Beauty! Wasn't that what mattered? Beauty was hardly a popular ideal at that jumpy moment in history. The masses had been desensitized to it, the intelligentsia regarded it with suspicion. To most of her peers, 'beauty' smacked of the rarefied, the indulgent, the superfluous, the effete. How could persons of good conscience pursue the beautiful when there was so much suffering and injustice in the world? Ellen Cherry's answer was that if one didn't cultivate beauty, soon he or she wouldn't be able to recognize ugliness. The prevalence of social ugliness made commitment to physical beauty all the more essential. And the very presence in life of double-wide mobile homes, Magic Marker graffiti, and orange shag carpeting had the effect of making ills such as poverty, crime, repression, pollution, and child abuse seem tolerable. In a sense, beauty was the ultimate protest, and, in that it generally lasted longer than an orgasm, the ultimate refuge. The Venus de Milo screamed 'No!' at evil, whereas the Spandex stretch pant, the macrame plant holder were compliant with it. Ugly bedrooms bred ugly habits. Of course, it wasn't required of beauty that it perform a social function. That was what was valuable about it.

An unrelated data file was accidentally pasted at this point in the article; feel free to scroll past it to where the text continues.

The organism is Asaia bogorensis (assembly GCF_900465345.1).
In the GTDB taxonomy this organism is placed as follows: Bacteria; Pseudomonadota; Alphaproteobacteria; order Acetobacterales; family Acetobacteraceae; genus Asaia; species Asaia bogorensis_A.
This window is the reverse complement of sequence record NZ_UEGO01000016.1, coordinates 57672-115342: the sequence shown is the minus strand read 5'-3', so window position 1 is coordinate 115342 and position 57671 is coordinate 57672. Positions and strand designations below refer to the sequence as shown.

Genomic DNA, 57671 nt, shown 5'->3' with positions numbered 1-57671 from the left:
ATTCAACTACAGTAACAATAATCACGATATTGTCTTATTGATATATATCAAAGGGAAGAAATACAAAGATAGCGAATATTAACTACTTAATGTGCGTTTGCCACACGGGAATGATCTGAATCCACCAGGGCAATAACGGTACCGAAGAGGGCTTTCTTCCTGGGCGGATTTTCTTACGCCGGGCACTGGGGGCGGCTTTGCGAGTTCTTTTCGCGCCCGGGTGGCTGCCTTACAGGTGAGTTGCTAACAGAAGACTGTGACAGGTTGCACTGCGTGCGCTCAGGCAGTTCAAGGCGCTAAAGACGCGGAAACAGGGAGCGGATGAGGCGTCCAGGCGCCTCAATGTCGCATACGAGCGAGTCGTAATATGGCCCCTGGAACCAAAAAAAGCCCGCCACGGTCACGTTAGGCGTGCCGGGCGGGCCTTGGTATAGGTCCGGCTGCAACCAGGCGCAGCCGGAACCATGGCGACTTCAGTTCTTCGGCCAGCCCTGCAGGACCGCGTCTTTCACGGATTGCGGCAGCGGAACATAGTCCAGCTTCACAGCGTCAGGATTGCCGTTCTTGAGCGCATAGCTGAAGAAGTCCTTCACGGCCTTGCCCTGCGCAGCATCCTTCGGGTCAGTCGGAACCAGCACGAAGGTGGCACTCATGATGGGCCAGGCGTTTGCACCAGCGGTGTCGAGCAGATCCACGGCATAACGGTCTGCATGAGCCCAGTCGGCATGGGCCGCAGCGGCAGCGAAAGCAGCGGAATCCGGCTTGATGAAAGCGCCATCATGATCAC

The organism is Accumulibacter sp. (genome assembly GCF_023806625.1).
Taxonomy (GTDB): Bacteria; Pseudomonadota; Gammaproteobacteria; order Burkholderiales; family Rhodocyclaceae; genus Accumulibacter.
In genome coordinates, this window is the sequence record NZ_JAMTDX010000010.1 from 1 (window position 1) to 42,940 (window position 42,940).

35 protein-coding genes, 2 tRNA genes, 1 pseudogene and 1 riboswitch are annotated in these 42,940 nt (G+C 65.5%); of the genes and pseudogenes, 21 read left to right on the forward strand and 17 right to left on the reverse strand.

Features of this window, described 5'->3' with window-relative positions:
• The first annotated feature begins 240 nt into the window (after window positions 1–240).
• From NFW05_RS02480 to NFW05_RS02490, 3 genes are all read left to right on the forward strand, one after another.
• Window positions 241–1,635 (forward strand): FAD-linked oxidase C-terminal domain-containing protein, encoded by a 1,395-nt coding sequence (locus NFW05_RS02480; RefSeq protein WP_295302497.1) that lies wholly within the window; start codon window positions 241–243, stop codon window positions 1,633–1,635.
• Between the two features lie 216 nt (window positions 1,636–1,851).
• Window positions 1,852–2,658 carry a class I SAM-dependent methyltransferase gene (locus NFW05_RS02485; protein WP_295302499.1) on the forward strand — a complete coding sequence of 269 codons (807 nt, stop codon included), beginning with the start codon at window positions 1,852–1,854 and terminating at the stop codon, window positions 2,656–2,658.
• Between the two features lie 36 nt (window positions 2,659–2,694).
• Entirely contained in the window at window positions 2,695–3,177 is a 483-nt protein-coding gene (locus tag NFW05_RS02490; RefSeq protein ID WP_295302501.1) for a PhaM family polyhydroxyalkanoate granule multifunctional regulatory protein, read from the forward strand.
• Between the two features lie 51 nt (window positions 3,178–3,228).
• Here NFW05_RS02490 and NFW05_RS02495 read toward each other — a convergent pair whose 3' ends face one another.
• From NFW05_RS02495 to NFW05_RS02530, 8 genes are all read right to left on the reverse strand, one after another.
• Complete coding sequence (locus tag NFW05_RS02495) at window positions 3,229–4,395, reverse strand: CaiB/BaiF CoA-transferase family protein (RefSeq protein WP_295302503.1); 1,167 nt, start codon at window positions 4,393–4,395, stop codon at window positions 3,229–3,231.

The primary leaders of the so-called founding fathers of our nation were not Bible-believing Christians; they were deists. Deism was a philosophical belief that was widely accepted by the colonial intelligentsia at the time of the American Revolution. Its major tenets included belief in human reason as a reliable means of solving social and political problems and belief in a supreme deity who created the universe to operate solely by natural laws. The supreme God of the Deists removed himself entirely from the universe after creating it. They believed that he assumed no control over it, exerted no influence on natural phenomena, and gave no supernatural revelation to man. A necessary consequence of these beliefs was a rejection of many doctrines central to the Christian religion. Deists did not believe in the virgin birth, divinity, or resurrection of Jesus, the efficacy of prayer, the miracles of the Bible, or even the divine inspiration of the Bible. These beliefs were forcefully articulated by Thomas Paine in Age of Reason, a book that so outraged his contemporaries that he died rejected and despised by the nation that had once revered him as 'the father of the American Revolution.'... Other important founding fathers who espoused Deism were George Washington, Thomas Jefferson, Benjamin Franklin, Ethan Allen, James Madison, and James Monroe. [The Christian Nation Myth, 1999]